Labor’s election commitments for VET include:
- 45,000 additional fee-free TAFE places
- 420,000 existing government-funded VET places being converted to fee-free places in TAFE (noting that some of these places may have gone to TAFE anyway but the students will benefit from not paying a student fee)
- 70% of Commonwealth government funding for VET going to TAFE and 30% to other VET providers
- 10,000 new energy apprenticeships
- some additional training for the hospitality and accommodation sectors, and
- support for microcredentials but no mention of government funding being allocated to them.
When releasing their costings Labor stated that the differences between their figures and the Coalition’s included their extra investments in areas like VET. It therefore appears that the funding for their 465,000 fee-free TAFE places is additional to the $3.7B in extra funding which the outgoing Coalition government included in this year’s Budget.
The Coalition anticipated that this extra funding would deliver approximately 800,000 additional VET places over the next five years (and their intention was to allocate some of the funding to full qualifications and some to fund short courses/microcredentials).
When fee-free TAFE was introduced in Victoria in 2019 there was an initial increase in government-funded TAFE enrolments after a decline in the preceding year (when the policy was announced in mid-2018 prospective students deferred enrolment until January 2019 when Free TAFE commenced). Note that:
- government-funded enrolments in TAFE in Victoria subsequently declined in 2020 despite the Free TAFE scheme continuing and even being expanded, and
- government funded enrolments in private and ACE providers in Victoria were unaffected in 2019 by Free TAFE and, like TAFE enrolments, private and ACE provider enrolments also subsequently declined in 2020.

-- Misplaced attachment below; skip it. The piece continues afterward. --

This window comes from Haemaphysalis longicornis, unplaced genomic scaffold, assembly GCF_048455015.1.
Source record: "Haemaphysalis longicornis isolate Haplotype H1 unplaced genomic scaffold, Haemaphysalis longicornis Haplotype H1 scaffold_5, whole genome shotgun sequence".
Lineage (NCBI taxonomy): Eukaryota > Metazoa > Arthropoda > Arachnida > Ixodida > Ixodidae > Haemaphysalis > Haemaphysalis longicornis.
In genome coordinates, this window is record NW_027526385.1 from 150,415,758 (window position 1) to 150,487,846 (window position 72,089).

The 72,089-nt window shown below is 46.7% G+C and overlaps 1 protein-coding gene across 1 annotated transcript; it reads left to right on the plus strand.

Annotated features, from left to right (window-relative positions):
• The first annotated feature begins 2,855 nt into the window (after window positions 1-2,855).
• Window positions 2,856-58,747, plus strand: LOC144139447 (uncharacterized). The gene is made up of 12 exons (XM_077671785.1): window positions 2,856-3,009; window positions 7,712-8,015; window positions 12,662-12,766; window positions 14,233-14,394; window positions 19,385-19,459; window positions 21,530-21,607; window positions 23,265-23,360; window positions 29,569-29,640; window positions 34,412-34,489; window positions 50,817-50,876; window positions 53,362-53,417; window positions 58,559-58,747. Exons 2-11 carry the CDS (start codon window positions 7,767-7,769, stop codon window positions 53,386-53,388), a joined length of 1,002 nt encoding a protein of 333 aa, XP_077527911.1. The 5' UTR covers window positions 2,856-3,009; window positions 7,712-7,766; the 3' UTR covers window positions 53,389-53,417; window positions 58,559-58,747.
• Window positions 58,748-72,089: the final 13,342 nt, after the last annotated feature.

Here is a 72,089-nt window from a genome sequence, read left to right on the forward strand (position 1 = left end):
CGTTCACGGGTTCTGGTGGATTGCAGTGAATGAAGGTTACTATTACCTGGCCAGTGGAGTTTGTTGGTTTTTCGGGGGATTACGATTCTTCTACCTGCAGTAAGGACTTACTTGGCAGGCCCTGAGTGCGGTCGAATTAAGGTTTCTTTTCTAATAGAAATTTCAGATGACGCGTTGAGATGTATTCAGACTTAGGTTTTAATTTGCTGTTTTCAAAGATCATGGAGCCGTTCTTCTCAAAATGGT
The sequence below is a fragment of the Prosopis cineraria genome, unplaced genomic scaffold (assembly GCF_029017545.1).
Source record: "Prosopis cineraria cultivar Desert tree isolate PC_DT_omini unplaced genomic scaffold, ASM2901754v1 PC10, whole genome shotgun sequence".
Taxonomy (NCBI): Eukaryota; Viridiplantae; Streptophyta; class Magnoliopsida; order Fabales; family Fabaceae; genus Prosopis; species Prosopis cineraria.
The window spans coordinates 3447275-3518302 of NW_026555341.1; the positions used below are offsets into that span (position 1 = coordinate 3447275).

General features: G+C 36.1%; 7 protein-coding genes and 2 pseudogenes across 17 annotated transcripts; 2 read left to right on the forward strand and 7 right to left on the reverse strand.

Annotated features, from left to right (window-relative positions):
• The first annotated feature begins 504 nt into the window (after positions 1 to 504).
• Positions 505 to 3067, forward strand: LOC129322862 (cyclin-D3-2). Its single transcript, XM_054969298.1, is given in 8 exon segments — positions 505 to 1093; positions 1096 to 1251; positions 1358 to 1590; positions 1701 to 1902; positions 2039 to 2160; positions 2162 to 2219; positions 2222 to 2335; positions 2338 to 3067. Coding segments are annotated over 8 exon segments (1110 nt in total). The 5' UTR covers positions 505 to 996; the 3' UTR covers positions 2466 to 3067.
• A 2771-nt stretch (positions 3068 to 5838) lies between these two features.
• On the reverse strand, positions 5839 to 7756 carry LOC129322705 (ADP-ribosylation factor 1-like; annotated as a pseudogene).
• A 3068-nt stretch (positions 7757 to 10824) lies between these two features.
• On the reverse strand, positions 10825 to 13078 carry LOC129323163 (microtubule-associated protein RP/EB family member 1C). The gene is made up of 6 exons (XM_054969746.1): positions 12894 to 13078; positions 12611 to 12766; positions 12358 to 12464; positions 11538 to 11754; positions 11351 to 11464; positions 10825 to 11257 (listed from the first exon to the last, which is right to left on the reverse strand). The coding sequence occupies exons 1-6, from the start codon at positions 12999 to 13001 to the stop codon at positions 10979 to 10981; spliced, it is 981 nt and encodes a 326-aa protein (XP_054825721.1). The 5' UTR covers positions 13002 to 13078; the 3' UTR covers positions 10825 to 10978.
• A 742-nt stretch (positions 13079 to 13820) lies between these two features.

Based on the Victorian experience, the impact of fee-free TAFE on non-TAFE providers is likely to be modest because of the flexibility in most States and Territories, where governments allow the providers they fund some discretion in relation to the student fees they charge.
That is not the case in New South Wales and Western Australia, and it is in these two jurisdictions where fee-free TAFE could negatively impact non-TAFE providers because these governments mandate the student fees which all government-funded providers must charge.
It is unclear if the NSW and WA governments will look to allow non-TAFE providers to reduce their student fees to match the Commonwealth’s fee-free TAFE offer. If they choose not to, then fee-free places in TAFE will be more attractive to students, although the total number of fee-free TAFE places each year will be only approximately 10 per cent of all government-funded places.
70% of government funding to TAFE
In 2020 TAFE Institutes received 56 per cent of the $273m in Commonwealth funds allocated through the VET Student Loan scheme. Non-TAFE providers received 44 per cent of the VSL funding.
If implemented uniformly across the board Labor’s policy will see non-TAFE providers lose 14% of their current VSL funding (ie a total of $38.25m) and this funding would instead be allocated to TAFE Institutes.
National Skills Agreement
Based on media reports and evidence given in Senate Estimates hearings, it is understood that one of the reasons why States, Territories and the former Coalition government were not able to agree on the details of the new National Skills Agreement was State and Territory governments’ concerns about the impact of the introduction of more nationally consistent and efficient pricing mechanisms for VET funding.
Given Labor has not indicated it is looking to pursue the same policies I expect negotiations on the National Skills Agreement will be less contentious and the new Agreement should be finalised in the next few months – for introduction potentially from January 2023.
The above details are extracted from a comprehensive briefing provided to subscribers to our sector updates.